HP Scanjet G4050 review

£158
Price when reviewed

Home scanners have shown little technical innovation over the past few years. However, HP’s Scanjet G4050 has broken the mould with the first so-called six-colour scanner, using two lamps to provide RGB feedback plus extra colour information.

HP Scanjet G4050 review

Image quality, as we’d expect on a scanner costing over £150, is excellent. Colour handling was accurate in all of our tests, whether we were scanning reflective photographic media or transparent negatives and slides – results were truly of archive quality. Our only complaint is speed: at 300dpi, there are no problems, with a 6 x 4in photo previewing in seven seconds and scanning in 11. However, switching to six-colour scanning (turned off by default) increased time exponentially to nearly one-and-a-half minutes, with no proportional increase in accuracy or image quality. A 10 x 8in image at 1,200dpi took 3mins 7secs; simply miles off the Epson V350 Photo’s time of 39 seconds. Even worse, scanning five negative strips, comprising 25 images in total, took an astonishing 33 minutes. But then, for long-term archiving, every ounce of quality may well be worth the wait.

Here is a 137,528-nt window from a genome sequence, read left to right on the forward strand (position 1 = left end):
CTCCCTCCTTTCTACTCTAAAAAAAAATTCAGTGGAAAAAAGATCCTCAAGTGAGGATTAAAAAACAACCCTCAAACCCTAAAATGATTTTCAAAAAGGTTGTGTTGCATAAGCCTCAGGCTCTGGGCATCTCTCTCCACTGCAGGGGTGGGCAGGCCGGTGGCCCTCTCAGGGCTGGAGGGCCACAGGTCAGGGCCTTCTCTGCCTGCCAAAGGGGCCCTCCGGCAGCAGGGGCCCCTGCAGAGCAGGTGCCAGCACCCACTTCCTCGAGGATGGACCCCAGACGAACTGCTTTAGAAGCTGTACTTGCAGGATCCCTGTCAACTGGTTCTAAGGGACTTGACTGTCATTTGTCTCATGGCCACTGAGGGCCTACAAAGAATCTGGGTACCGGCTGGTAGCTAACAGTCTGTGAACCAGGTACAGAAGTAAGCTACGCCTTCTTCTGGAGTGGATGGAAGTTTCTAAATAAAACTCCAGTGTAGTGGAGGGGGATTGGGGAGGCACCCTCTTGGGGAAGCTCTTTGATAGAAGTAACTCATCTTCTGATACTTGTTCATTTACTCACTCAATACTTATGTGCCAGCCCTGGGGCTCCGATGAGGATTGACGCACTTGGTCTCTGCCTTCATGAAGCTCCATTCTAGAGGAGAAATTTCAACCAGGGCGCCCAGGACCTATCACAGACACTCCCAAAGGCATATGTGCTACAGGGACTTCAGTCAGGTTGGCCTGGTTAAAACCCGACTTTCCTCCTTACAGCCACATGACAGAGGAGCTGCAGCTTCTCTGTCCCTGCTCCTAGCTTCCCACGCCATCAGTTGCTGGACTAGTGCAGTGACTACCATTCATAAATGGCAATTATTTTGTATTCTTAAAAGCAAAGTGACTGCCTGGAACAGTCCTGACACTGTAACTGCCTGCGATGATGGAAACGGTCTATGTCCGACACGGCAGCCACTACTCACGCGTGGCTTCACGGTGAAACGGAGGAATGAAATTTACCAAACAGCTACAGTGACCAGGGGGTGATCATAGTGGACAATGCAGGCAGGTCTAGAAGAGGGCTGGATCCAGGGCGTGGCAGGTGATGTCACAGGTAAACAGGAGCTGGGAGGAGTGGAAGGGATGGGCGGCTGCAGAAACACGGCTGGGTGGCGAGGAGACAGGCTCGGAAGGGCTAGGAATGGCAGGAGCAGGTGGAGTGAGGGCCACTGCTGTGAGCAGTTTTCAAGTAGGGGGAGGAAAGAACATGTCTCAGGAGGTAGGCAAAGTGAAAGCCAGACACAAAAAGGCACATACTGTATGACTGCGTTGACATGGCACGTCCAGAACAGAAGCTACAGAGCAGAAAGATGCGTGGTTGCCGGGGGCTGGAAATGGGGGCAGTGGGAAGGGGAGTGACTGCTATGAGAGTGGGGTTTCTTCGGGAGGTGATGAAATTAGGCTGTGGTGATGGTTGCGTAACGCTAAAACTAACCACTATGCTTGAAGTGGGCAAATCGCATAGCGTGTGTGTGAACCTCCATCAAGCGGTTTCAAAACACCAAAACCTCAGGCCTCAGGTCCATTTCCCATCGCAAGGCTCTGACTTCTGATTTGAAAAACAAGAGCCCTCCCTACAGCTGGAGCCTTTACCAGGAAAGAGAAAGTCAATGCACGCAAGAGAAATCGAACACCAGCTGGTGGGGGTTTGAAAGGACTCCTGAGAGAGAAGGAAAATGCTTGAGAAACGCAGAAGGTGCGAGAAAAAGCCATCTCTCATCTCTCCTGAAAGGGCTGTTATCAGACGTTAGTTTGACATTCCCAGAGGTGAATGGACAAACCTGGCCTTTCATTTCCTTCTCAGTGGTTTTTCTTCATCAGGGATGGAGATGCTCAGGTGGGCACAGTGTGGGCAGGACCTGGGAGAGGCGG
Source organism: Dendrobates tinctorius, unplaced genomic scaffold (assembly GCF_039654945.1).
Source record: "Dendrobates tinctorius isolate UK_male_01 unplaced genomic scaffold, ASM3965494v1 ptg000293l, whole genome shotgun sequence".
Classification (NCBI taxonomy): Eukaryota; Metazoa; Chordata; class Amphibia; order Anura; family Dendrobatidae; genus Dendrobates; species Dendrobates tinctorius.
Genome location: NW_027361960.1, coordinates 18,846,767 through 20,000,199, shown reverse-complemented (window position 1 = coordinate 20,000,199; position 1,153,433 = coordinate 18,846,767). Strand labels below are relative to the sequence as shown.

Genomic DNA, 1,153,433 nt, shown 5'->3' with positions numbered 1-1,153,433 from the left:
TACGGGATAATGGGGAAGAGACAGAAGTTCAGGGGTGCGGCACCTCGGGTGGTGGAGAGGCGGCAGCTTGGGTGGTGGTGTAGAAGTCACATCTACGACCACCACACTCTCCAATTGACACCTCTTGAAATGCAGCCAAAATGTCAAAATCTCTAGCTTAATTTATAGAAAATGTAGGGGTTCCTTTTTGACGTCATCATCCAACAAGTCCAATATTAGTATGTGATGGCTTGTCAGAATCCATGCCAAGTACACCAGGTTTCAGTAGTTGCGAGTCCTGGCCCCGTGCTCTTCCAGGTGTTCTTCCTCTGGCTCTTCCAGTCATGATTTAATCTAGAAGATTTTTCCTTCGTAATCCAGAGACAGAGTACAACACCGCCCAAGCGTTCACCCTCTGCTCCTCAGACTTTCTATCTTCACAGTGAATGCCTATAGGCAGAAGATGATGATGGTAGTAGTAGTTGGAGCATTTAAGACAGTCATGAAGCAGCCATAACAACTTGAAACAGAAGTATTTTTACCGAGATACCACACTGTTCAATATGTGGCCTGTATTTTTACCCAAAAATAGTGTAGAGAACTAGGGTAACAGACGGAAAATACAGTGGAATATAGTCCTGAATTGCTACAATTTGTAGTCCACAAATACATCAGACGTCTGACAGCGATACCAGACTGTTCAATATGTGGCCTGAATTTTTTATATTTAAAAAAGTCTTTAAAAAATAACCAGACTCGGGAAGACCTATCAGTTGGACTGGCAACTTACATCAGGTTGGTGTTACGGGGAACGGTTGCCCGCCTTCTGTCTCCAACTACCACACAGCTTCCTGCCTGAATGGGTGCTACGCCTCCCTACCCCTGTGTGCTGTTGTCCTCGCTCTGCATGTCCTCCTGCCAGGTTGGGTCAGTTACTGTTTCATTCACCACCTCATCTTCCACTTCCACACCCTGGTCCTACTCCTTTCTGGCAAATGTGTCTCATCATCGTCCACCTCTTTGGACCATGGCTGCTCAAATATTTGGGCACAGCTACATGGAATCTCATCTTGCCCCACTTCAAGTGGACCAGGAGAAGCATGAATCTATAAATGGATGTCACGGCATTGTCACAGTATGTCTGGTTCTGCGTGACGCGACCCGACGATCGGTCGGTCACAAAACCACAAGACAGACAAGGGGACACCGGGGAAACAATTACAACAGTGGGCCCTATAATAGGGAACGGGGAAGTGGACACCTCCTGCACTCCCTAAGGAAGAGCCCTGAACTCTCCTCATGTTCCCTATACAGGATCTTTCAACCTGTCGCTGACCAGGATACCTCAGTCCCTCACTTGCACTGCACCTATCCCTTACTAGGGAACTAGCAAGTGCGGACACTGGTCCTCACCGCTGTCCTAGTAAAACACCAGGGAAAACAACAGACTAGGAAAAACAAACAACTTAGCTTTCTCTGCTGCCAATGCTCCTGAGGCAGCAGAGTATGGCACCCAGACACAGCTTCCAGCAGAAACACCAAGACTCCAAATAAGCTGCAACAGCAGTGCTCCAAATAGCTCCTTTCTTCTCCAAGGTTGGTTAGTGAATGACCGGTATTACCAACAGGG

The G4050 also comes with a range of scanning features that befit its high price. Open the box and you’ll find three attachments: one for scanning medium-format reflective media, another for scanning plastic-encased 35mm slides, and a third for scanning up to 30 negative frames at once.

Unfortunately, HP’s TWAIN interface is a severe letdown. It’s essentially the same version HP has been using for years, and it shows little sign of improving with age. It isn’t particularly complex, but it’s difficult to use, slow and unintuitive – the only way to select multiple areas of the plate for scanning is to approach the TWAIN interface via HP’s own Solution Center software. Try to import from TWAIN via Photoshop and the option to select multiple areas isn’t there. There are plenty of other features – colour balance and adjustable curves are ideal for advanced users – but with such a clunky interface, using all of the advanced features takes longer than it should.

Even bearing these criticisms in mind, the G4050 will still be attractive to anyone who has important negatives to archive. Where image quality is more important than speed or outright value, and whether you’re scanning reflective or transparent media, the G4050 will generate excellent results.

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